Mental health, well-being and some timely advice for the security sector
One of the key challenges today is maintaining mental health. How can professionals in the security sector support themselves, their colleagues and their organisations to achieve good mental well-being?
There is a growing movement to raise mental health awareness, stop the stigma associated with mental illness and improve workplace understanding and support. This is of increasing importance in the security sector, where people often work in isolation in challenging roles and may feel hesitant about discussing their mental health.
The COVID-19 pandemic has brought additional pressures, with security staff continuing to work during lockdown to keep staff and buildings safe, with the risk of feeling alone and vulnerable, concerns about health and family members, job retention and potential financial problems.
In light of this, Perpetuity Research and World Excellence Awards recently held a webinar: ‘Mental health, well-being and the security sector’, with chair Martin Gill and a range of specialists sharing their expertise and good practice:
Pippa Seed: Mental Health First Aid England www.mentalhealth-training.co.uk.
Philip Ingram: Managing Editor at Grey Hare Media www.greyharemedia.com
Harmeet Anand PCC: Executive Ontological Coach https://coach4max.com
Yolanda Hamblen: Account Director at DS Security Operations www.dssecurity.co.uk
Here are some of the highlights of their discussion.
The importance of mental health
The panel began by introducing their approach to mental health. Pippa Seed opened with, “Our mental health is very much a part of our overall health and quite often overlooked. Like our physical health, our mental health exists on a continuum and fluctuates in different times in our life, depending on how much support we’ve got it and how many stresses we have.”
Philip Ingram added, “One in four of us at some point suffer from some form of mental illness. I describe myself as a depression and PTSD survivor – I’ve managed to get the normal me back. This is one of my key messages: it is a normal, treatable condition and at times, we all may need a little help.”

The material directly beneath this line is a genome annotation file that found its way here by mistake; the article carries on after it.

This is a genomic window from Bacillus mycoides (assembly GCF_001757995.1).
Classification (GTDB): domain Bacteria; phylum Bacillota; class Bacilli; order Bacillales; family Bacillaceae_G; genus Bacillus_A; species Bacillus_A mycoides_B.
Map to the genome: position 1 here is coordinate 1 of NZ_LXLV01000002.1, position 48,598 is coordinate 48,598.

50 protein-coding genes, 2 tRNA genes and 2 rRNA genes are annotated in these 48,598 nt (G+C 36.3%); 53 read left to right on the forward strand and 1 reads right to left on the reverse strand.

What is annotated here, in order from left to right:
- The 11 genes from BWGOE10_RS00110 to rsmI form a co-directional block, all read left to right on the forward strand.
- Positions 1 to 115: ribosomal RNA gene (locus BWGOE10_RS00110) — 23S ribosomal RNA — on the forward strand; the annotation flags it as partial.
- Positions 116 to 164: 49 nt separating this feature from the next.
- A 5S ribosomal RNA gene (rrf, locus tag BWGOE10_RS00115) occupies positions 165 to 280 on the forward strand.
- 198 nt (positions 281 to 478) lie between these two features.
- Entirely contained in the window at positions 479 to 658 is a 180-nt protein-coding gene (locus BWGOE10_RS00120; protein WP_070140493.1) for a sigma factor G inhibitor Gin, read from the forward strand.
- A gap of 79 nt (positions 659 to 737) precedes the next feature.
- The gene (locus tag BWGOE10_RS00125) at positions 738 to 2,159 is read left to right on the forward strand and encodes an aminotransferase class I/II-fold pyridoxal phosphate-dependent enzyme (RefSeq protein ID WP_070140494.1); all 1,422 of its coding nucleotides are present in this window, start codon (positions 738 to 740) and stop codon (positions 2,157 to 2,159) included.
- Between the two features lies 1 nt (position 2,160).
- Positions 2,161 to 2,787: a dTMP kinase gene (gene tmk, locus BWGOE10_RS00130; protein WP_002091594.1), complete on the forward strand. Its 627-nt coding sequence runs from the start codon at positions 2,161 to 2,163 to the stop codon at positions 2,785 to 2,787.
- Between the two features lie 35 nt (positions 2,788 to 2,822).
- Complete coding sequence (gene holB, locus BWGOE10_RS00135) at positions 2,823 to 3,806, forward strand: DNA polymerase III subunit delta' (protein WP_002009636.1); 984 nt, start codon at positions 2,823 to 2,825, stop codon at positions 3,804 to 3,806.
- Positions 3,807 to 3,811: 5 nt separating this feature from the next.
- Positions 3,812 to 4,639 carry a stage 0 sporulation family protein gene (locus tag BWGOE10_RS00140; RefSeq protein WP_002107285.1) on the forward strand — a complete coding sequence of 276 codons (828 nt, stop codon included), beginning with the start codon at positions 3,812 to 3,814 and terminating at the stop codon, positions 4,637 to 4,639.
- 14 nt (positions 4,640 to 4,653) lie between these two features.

Harmeet brought her perspective: “We are part of a culture where it’s declared that rational thinking is what makes us great human beings. I bring the integrated aspect of us as human beings, so that we can begin conversations around emotions and moods and shape cultures where we bring all of that which makes us humans.”
Yolanda said, “Security roles require a tremendous amount of resilience and discipline. Our officers have to be very diligent in carrying out their duties. Leaders in security have to go that extra mile to ensure our people know how to be equally as resilient over their mental health.”
How security organisations can support their staff with mental health issues
The panel discussed the importance of security organisations embracing mental health at the highest levels. Yolanda said, “There is a greater need now more than ever to have far better personal contact with our colleagues. One of the key things is to see leadership acting proactively; making sure that our colleagues on the frontline always have somebody to talk to, feel part of a team rather than feeling they are on their own.”
Yolanda expanded on employer responsibilities: “We need to make it a safe space for our people to be able to come to us with concerns around mental health. We need to keep an open dialogue and help people to feel empowered.”
Pippa added, “We need organisations to look after their employees’ mental health illness or mental wellness and encourage them to make support available at an early stage. Maintaining good mental health is actually a lot easier as an organisation than trying to help people if their mental health deteriorates; it is easier to intervene at an early stage.”
A key aspect of this is overcoming the stigma around mental health. Yolanda explained, “People assume that they will meet with judgement, that if they talk about being stressed or overwhelmed, when promotion comes up, they will be passed up because they’re not good at dealing with things. A change in attitude is needed. If you have the self-awareness to acknowledge you have a problem, then it should be viewed as a positive thing. I would encourage organisations to lead by example from the top down, to give people that safety and that feeling that they are able to do that without negative judgement.”